Sound too good to be true? It just might be.

Critics of the rule worry about potential risks to consumers and market stability. In exchange for these lower premiums, AHPs may cover fewer benefits. Most of these AHPs will not be subject to the ACA’s essential health benefits reform. That reform requires small group plans to cover a core set of items and services, such as mental health and maternity and newborn care.

We recommend that employers carefully review the AHP’s benefit design to make sure it’s the right fit for their workforce. Employers should also be mindful of the fact that AHPs are regulated at the federal and state level and the availability of these plans will rely on how a particular state approaches these kind of regulations.

So, where did this final rule come from?

In October 2017, President Trump signed an executive order directing the DOL to consider regulations that would permit more employers to form AHPs in order to expand access to affordable health coverage.

As it stands, the criteria that is required for a group of employers to sponsor a single ERISA plan is very limiting. Under these current rules, the size of each participating employer determines whether the coverage is subject to the small group or large group market rules.

What are AHPs exactly?

AHPs are a type of multiple employer welfare arrangement that has, historically, been taken advantage of and has a history of defrauding customers. The Affordable Care Act has provisions in place that target these abuses, like improved reporting and stronger enforcement.

As mentioned previously, there are concerns that expanding AHPs will result in potential customer fraud. In their final rule, the DOL notes that it is relying on the close cooperation of state regulators to guard against fraud and abuse.

How will the final rule work?

This reform provides small employers, with a greater ability to join together and gain many of the regulatory advantages enjoyed by large employers.

The rule allows employers to join together to form an AHP that is a single ERISA plan if either of these requirements is satisfied:

  • The employers are in the same trade, industry, and profession
  • The employers have a principal place of business within a region that does not exceed boundaries of the same state or metro area.

The rule also allows working owners that don’t have other employees to join AHPs.

When it comes to distinguishing single plan AHPs from commercial insurance arrangements, the final rule requires that the following conditions be satisfied:

  • The primary purpose of the group may be to offer health coverage to its employees; but, the group also must have at least one substantial business purpose unrelated to offering health coverage or other employee benefits.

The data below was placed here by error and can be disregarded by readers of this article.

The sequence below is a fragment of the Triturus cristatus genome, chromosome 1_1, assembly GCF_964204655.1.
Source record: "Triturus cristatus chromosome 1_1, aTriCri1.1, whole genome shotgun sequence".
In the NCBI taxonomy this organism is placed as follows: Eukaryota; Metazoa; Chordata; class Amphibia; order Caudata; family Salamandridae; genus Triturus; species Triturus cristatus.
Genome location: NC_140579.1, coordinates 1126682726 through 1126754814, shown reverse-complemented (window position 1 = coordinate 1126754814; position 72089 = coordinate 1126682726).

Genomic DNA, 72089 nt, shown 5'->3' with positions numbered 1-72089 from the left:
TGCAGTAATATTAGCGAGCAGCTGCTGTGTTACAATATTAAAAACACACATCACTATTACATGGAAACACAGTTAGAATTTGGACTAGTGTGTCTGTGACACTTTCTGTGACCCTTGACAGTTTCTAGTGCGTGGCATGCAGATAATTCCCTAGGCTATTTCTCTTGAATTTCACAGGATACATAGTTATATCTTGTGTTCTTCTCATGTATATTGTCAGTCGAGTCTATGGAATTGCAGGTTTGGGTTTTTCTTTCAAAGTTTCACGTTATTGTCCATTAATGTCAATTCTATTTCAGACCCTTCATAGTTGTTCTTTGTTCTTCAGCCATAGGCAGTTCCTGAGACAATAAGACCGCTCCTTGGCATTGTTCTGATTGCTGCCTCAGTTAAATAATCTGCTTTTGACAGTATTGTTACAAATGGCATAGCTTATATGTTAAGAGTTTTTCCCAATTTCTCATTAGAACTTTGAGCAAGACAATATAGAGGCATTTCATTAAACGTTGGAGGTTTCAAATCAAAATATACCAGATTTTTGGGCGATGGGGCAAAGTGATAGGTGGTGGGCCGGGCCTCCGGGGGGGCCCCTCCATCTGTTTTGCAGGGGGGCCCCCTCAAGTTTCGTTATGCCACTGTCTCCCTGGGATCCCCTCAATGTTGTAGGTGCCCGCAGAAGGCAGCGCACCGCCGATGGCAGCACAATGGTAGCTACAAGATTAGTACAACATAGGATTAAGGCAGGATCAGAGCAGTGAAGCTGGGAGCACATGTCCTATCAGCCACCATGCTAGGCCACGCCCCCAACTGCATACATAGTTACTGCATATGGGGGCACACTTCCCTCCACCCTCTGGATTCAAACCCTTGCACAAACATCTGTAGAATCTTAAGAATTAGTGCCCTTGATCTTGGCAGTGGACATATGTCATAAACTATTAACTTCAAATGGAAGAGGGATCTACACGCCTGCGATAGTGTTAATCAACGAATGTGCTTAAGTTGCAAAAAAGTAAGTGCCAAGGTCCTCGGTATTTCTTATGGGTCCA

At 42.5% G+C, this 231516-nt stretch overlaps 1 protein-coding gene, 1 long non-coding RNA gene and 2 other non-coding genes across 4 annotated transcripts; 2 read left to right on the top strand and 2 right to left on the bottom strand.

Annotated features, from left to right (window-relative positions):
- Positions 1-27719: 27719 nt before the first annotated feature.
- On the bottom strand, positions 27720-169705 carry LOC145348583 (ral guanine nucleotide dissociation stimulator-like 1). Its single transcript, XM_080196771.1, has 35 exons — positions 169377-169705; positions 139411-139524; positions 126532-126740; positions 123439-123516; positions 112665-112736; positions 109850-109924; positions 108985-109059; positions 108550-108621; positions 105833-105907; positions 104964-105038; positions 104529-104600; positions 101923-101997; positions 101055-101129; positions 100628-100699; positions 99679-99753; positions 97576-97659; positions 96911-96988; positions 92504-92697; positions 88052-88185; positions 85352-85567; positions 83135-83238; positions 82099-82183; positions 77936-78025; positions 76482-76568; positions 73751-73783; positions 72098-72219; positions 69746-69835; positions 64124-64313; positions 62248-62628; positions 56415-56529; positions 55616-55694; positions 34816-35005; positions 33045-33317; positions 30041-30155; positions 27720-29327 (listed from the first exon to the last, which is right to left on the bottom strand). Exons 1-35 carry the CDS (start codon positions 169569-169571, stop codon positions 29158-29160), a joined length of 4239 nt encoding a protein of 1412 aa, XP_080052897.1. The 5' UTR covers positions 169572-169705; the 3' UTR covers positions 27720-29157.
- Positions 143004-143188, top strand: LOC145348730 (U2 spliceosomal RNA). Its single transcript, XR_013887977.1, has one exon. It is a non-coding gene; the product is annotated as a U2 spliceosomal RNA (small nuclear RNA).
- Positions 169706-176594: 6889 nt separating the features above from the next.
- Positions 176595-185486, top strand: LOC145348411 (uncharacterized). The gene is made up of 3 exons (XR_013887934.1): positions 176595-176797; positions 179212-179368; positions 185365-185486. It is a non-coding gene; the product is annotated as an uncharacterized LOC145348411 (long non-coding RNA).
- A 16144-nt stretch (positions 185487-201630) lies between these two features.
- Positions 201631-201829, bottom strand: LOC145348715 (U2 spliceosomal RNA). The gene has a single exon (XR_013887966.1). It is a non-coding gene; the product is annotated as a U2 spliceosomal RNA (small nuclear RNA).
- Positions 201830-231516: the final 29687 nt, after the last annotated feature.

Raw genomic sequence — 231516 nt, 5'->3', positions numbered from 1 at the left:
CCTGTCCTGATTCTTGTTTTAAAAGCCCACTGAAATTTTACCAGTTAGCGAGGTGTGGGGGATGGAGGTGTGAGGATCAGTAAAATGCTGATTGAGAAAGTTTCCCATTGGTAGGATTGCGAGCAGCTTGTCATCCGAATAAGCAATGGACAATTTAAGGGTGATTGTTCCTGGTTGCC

• Each employer member of the group or association participating in the group health plan must be the employer of at least one employee who is a plan participant
  • The group has a formal organizational structure with a governing body and has bylaws or other similar indications of formality
  • The group’s member employers control its functions
  • Only employees of the current employer members may participate in the group health plan sponsored by the association
  • The group is not a health insurance issuer or owned or controlled by an issuer

The final rule also requires AHPs to comply with certain consumer protections and anti-discrimination protections that apply to the large group market. AHPs under this rule will not be able to charge employers different rates based on the health status of their employees.

This rule does not affect existing AHPs that are allowed under the DOL’s current rules. These plans can either continue on as they are or elect to follow the new requirements.

What are the dates to remember?

Sept. 1, 2018: Fully insured plans may begin operating under the new rule.

Jan. 1, 2019: Existing, self-insured AHPs may begin operating under the new rule.

Apr. 1, 2019: New, self-insured AHPs may begin.

Compliance continues to be key.

One of the major stumbling blocks for government contractors is compliance. Keeping up with rules, regulations, and changes is difficult. Especially, once you begin factoring in multiple organizations and the needs of all those employees.

The Boon solution is our flexible, customized employee benefit plans that place the emphasis on compliance. We’ve got 35+ years of expertise and the resources to address any compliance issues that may arise!

Trust the Boon Blog as your resource for industry updates. You can also catch us on Facebook, Twitter, and LinkedIn.